Employment Law

Recent Efforts to Raise Minimum Wage

In Minnesota and nationwide, low-income families struggle to make ends meet. More than 15 million workers earn the national minimum wage. If employed full-time, these employees are making only $15,080 a year, a number below the national poverty line for a family of two. Some cities and states have recently bolstered their efforts to raise minimum wage laws to meet today’s economic demands. Advocates for minimum wage hikes argue that real wages (adjusted for inflation) have consistently dropped and that the income divide is only widening.

Privacy Litigation Trending in Minnesota

Whether you are concerned about the future of your privacy or you believe you have suffered a privacy violation, knowing the law and your rights can help protect your personal information and data. Privacy laws may impact your rights concerning private phone conversations, your Internet usage, healthcare, information about your children, consumer data, as well as your credit history.

20th Anniversary of the Family Medical Leave Act

2013 marks the 20th anniversary of the passage of the Family Medical Leave Act. This year, the United States Department of Labor is making some important changes in a final rule, which workers and employers should be aware of. Effective Friday March 8, 2013 new regulations will be added to the Family Medical Leave Act (FMLA). Most notably, there have been expansions to benefit military families and airline personnel and flight crews.

Minnesota Workers Can Use “Sick Days” to Care for Loved Ones

Employees who accrue “sick days” provided by a Minnesota employer of 21 or more workers are able to use those days to give medical care and support to a child of any age, or a spouse, sibling, parent, grandparent or stepparent, on the same terms upon which the employee is able to use sick leave benefits for the employee’s own illness or injury.

New Protections for Minnesota Whistleblowers

Recently, the Minnesota legislature amended the Minnesota Whistleblower Act (MWA) to provide additional protections to employees. The Minnesota Whistleblower Act (MWA) is aimed at protecting workers who identify and report illegal activity within their company or organization. The MWA prohibits retaliation against any employee who makes a good faith report of illegal activity to the employee’s employer or to any governmental body or law enforcement official. Retaliation may include termination, disciplinary action, threats or otherwise penalizing an employee. New amendments to the law set forth in the 2013 legislative session expand legal protections to whistleblowers and became effective May 25, 2013.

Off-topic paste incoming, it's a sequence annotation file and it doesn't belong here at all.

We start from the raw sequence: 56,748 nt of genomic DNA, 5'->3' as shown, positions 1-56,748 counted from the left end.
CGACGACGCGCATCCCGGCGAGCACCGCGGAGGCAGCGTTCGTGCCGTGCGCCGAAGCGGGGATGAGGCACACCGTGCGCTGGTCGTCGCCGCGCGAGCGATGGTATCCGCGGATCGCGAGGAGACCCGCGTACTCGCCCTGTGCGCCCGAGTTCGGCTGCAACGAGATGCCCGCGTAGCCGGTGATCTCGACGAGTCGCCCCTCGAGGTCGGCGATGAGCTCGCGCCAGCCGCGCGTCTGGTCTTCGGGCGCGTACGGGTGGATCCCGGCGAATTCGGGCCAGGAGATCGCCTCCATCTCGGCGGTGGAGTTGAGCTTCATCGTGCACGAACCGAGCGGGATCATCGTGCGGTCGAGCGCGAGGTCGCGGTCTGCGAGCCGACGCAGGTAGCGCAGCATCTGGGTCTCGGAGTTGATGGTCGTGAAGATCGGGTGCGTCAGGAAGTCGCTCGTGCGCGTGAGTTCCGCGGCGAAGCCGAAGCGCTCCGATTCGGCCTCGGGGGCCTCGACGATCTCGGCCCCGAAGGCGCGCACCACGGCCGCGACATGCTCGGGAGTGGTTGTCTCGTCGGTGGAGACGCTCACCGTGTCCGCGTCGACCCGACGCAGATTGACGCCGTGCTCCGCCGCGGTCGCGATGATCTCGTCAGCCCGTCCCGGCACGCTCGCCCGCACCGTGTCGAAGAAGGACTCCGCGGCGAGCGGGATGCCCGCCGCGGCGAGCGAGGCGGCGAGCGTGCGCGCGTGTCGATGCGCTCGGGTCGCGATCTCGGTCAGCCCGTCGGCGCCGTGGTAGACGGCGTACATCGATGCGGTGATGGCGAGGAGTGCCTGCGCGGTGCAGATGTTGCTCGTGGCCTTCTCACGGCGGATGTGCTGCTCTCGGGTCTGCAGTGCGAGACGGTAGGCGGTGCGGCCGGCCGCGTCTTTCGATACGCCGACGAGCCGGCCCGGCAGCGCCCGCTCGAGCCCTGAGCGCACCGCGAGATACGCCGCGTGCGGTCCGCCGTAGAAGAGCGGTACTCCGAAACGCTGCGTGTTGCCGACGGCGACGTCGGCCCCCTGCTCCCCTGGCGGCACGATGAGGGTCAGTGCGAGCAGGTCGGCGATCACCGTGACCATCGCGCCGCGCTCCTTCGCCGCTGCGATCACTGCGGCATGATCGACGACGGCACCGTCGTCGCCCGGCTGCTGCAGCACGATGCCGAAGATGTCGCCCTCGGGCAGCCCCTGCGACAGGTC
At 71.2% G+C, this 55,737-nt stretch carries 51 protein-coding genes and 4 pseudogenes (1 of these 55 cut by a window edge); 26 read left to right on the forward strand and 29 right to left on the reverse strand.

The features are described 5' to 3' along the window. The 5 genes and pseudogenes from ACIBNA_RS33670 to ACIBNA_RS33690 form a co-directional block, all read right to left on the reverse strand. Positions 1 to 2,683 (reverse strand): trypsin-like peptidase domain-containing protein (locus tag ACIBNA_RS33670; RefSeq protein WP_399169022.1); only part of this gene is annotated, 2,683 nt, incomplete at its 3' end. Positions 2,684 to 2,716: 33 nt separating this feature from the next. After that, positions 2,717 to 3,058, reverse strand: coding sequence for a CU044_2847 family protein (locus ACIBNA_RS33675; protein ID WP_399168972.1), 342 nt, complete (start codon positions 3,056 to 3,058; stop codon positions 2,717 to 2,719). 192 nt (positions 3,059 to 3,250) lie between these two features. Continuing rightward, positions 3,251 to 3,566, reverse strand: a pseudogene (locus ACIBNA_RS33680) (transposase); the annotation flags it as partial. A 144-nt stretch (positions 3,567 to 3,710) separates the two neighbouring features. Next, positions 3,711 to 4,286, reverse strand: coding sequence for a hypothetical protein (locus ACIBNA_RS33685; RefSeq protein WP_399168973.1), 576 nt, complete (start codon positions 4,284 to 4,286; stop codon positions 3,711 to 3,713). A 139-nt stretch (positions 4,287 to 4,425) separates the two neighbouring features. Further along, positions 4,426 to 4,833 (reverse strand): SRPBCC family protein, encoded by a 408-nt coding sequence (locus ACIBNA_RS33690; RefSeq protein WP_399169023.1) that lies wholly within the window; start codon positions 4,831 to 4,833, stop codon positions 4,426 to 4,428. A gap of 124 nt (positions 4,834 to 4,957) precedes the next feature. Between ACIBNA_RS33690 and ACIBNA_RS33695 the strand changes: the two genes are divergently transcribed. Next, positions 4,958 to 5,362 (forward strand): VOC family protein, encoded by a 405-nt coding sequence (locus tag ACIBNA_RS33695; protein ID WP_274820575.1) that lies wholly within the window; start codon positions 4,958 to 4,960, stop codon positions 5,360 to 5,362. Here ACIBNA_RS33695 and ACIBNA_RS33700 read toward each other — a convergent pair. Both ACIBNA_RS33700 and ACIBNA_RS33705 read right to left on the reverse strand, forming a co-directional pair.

Expanded Legal Protection for Whistleblowers

If you have experienced retaliation in the workplace, contact one of the seasoned Minnesota whistleblower lawyers at Baillon Thome Jozwiak & Wanta. We will work with you directly to help determine the best way to protect your rights and pursue your case.

Chris Jozwiak appears on The Legal Journal

Baillon Thome Jowiak & Wanta LLP partner Christopher Jozwiak appeared on Business 1570’s The Legal Journal broadcast show on December 1, 2012. Chris discussed a type of whistleblower law known as qui tam actions. Qui tam whistleblower actions allow an individual to file a lawsuit on behalf of him or herself and on behalf of the federal or state government. Qui tam actions seek to recover money from a company or person who has committed fraud against the government.